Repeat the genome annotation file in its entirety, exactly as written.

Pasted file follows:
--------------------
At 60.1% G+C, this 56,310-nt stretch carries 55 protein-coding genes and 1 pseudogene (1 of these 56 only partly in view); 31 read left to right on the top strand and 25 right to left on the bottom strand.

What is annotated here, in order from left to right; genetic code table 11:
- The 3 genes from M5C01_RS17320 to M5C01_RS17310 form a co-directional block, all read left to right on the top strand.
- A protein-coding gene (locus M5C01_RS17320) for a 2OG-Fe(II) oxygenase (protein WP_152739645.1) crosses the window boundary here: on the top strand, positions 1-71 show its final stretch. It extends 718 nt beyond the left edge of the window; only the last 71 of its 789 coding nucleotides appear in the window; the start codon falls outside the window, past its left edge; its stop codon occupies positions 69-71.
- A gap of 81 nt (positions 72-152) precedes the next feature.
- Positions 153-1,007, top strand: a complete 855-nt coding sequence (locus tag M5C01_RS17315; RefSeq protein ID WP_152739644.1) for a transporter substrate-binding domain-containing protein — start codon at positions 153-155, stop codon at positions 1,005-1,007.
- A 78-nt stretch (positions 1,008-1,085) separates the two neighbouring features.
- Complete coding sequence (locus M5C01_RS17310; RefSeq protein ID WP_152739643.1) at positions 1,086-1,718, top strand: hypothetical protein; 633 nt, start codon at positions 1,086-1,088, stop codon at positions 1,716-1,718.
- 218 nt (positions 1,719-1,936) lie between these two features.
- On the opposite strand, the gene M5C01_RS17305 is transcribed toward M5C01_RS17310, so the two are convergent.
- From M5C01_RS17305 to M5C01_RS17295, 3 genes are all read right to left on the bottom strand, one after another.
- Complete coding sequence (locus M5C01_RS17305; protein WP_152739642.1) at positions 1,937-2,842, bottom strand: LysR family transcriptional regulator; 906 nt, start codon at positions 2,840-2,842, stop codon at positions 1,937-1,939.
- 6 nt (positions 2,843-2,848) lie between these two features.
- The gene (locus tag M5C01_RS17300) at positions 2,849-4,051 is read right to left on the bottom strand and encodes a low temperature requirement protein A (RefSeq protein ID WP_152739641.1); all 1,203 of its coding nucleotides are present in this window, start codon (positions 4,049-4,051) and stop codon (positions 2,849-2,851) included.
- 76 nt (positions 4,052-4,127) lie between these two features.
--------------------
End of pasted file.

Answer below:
At 60.1% G+C, this 56,310-nt stretch carries 55 protein-coding genes and 1 pseudogene (1 of these 56 only partly in view); 31 read left to right on the top strand and 25 right to left on the bottom strand.

What is annotated here, in order from left to right; genetic code table 11:
- The 3 genes from M5C01_RS17320 to M5C01_RS17310 form a co-directional block, all read left to right on the top strand.
- A protein-coding gene (locus M5C01_RS17320) for a 2OG-Fe(II) oxygenase (protein WP_152739645.1) crosses the window boundary here: on the top strand, positions 1-71 show its final stretch. It extends 718 nt beyond the left edge of the window; only the last 71 of its 789 coding nucleotides appear in the window; the start codon falls outside the window, past its left edge; its stop codon occupies positions 69-71.
- A gap of 81 nt (positions 72-152) precedes the next feature.
- Positions 153-1,007, top strand: a complete 855-nt coding sequence (locus tag M5C01_RS17315; RefSeq protein ID WP_152739644.1) for a transporter substrate-binding domain-containing protein — start codon at positions 153-155, stop codon at positions 1,005-1,007.
- A 78-nt stretch (positions 1,008-1,085) separates the two neighbouring features.
- Complete coding sequence (locus M5C01_RS17310; RefSeq protein ID WP_152739643.1) at positions 1,086-1,718, top strand: hypothetical protein; 633 nt, start codon at positions 1,086-1,088, stop codon at positions 1,716-1,718.
- 218 nt (positions 1,719-1,936) lie between these two features.
- On the opposite strand, the gene M5C01_RS17305 is transcribed toward M5C01_RS17310, so the two are convergent.
- From M5C01_RS17305 to M5C01_RS17295, 3 genes are all read right to left on the bottom strand, one after another.
- Complete coding sequence (locus M5C01_RS17305; protein WP_152739642.1) at positions 1,937-2,842, bottom strand: LysR family transcriptional regulator; 906 nt, start codon at positions 2,840-2,842, stop codon at positions 1,937-1,939.
- 6 nt (positions 2,843-2,848) lie between these two features.
- The gene (locus tag M5C01_RS17300) at positions 2,849-4,051 is read right to left on the bottom strand and encodes a low temperature requirement protein A (RefSeq protein ID WP_152739641.1); all 1,203 of its coding nucleotides are present in this window, start codon (positions 4,049-4,051) and stop codon (positions 2,849-2,851) included.
- 76 nt (positions 4,052-4,127) lie between these two features.